Bao: biography

Bao is an exception: a female street artist born and resident in Hong Kong, in a city which hasn’t been so open to street art for long, though things are a bit more open-minded nowadays. However, Hong Kong is not the city most dedicated to urban art, which makes it even more difficult to break into this Asian world, which is in addition quite macho.

Her talent is matched only by her creativity: evolving in a joyful world that is not unlike manga, her frescoes, rich in details and intertwined characters, take us back to the wonderful and imaginary worlds of our childhood.

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Bao has a keen sense of drawing and transcribes strong emotions through her works. Whether they are men, women, creatures or animals, all her characters reflect feelings that humanize her scenes. And creatures abound: whether they are underwater, coming from space, navigating in parallel worlds, Bao relentlessly creates off-beat universes in which all the characters rub shoulders and dance together, for our greatest pleasure.

Bao knows what she wants and makes it happen. She usually works fast, often finishing her work in one go. Preparation is essential to be efficient and swift when creating the frescoes. Subsequent to her reflexion, action becomes necessary and it is time to complete the art piece in her head. It is then that Bao comes to life and applies her brushstrokes with precision and rigor, gradually revealing the characters and the links that connect them to the landscapes of her frescoes.

A talented, nice, open yet simple little woman, Bao takes us into her world and shares with us her moments of tenderness and mischief.

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How do you define yourself? Why do you define yourself?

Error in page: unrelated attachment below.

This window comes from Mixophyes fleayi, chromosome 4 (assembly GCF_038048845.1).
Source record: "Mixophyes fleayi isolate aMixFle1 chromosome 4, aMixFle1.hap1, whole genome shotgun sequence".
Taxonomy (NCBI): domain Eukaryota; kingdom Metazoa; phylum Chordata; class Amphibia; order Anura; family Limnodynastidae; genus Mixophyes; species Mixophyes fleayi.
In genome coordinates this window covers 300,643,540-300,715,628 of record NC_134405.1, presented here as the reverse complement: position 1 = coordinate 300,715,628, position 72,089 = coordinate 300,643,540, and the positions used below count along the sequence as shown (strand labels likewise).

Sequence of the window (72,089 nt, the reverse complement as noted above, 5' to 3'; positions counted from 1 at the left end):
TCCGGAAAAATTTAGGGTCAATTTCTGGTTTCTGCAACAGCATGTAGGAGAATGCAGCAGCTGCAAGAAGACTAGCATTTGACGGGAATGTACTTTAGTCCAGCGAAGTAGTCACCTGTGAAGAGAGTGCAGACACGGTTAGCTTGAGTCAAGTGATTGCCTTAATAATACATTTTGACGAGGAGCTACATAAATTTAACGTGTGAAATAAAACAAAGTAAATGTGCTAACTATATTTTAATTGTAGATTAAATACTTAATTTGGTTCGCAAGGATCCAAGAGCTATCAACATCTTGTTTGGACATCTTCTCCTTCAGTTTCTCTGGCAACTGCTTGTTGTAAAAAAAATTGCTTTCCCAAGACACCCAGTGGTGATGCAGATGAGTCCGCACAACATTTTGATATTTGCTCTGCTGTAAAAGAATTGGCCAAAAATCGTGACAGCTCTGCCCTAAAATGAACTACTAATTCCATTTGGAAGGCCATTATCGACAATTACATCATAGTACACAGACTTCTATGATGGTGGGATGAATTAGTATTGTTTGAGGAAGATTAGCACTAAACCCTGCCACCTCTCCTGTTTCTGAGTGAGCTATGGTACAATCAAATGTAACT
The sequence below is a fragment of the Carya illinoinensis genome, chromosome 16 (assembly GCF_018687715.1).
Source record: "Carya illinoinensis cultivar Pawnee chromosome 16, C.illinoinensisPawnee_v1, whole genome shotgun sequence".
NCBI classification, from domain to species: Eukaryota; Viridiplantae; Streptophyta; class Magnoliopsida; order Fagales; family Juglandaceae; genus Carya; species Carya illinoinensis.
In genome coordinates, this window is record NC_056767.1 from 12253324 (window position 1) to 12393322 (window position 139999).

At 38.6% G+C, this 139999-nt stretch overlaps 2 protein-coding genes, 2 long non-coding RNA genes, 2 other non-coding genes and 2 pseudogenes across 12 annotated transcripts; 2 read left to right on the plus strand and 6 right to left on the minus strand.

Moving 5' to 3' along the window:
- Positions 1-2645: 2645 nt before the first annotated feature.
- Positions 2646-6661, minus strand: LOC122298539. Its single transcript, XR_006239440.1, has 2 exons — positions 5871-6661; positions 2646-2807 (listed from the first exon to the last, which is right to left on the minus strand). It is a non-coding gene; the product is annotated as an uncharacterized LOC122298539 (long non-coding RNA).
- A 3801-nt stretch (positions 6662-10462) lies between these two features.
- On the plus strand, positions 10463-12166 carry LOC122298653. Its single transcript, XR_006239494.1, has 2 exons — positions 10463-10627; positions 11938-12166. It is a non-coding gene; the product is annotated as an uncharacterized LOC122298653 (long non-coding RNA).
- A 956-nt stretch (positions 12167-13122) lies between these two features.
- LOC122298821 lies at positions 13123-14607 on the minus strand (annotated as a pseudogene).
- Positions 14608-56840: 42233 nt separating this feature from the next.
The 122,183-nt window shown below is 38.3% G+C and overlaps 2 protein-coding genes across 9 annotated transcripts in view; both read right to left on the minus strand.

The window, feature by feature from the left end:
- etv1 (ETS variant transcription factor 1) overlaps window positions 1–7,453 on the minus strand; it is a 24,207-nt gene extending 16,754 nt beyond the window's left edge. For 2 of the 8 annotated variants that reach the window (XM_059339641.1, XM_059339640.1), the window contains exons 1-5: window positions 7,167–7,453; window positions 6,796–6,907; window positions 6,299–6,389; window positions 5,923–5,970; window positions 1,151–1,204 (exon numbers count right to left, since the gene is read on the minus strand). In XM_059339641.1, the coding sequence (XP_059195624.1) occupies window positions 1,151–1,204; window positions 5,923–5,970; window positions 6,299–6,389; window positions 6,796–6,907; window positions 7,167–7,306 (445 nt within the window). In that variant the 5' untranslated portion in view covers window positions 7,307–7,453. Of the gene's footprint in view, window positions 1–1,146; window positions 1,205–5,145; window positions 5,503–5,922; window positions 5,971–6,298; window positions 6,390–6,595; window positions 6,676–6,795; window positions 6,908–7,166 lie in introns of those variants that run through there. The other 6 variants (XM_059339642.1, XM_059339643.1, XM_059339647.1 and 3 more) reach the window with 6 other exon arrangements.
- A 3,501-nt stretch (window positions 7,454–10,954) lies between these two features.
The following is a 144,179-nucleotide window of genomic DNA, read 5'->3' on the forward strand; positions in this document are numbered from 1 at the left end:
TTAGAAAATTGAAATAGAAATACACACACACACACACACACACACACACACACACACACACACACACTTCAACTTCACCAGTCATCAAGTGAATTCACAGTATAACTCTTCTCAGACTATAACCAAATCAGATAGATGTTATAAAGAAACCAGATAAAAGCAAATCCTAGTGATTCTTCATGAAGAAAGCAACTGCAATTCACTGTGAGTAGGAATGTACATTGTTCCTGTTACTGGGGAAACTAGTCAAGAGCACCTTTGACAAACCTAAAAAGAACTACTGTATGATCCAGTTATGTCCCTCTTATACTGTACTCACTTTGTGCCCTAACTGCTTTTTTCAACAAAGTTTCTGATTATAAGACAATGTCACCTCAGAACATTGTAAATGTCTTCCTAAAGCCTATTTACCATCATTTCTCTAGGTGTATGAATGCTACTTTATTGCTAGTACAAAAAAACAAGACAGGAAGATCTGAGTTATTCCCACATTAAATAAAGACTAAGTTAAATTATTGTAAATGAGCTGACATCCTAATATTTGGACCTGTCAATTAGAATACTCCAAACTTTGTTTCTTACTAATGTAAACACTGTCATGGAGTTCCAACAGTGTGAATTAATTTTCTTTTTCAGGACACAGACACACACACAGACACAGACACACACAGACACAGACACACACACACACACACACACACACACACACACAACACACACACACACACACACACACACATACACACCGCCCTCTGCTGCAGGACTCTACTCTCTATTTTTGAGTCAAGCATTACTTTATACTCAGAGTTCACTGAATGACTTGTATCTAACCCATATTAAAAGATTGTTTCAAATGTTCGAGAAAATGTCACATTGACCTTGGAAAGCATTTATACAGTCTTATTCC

I don’t really think I’m an artist. I just do what I like and I really appreciate it because I’m able to live with it.
Right now, I’m doing more illustration and street art. But actually, I’m doing whatever I want to do.
 What’s your story? What are your reasons for painting?
I was a graphic designer for 6 or 7 years and I worked in an office. But I realized that’s not what I wanted to do. So I quit my job and started to travel around the world.
When I was in Italy, I met some local graffiti artists and they introduced me to the world of street art. I like street arts because they are for the public. It’s totally different from painting on canvas. For me, it’s like communicating with people.
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What inspires you?
I’ve liked manga since I was a kid. That’s what made me start drawing. Most of my inspiration comes from manga.
 What’s your favorite “playground”?
The wall is my playground, for sure. I always dream of painting bigger and bigger walls.
 What equipment and techniques do you use?
To paint on the walls, I mostly use paint and brushes, but sometimes spray paint as well. For illustration, lately I only use the iPad. It’s very handy, but I’m also trying to go back to pencil and paper or canvas.
What’s the most important project you’ve worked on? Why is that?
Last year, I worked with Tumi on a travel collection with suitcases, bags and luggage tags. I was very happy to travel with my own suitcase…
 Who are the main artists who inspired you in the beginning?
Miyazaki Hayao: his animated films showed me another world.
Tim Burton was my mentor on the dark side…
 What are the main artists that you are thrilled about today?
The same ones as before.
 In your opinion, does urban art have an impact on people’s lives?
What I like about street art is that it’s aimed at the public. Anyone can see it and touch it or even paint over it.
It is not necessary to be a “professional artist”. You don’t need to be a professional artist. You can make up your own story based on the street art you have seen and which inspires you.
It can happen at any time in your life and one day you find yourself walking past your own mural every day on your way to work or on your way home.
 Do you think your work questions society? In what way?
I don’t really think so. I just do what I like to do, and if it makes people happy, I’m happy, too.
 The Drip’in concept is to bring urban art into the home. Our emblematic object is a white train, which we leave freely in the hands of the artists. Why did you choose to collaborate on this “Cover It Project”?
As I said, I’m happy that my work is making its way into someone’s life. I hope to cheer people up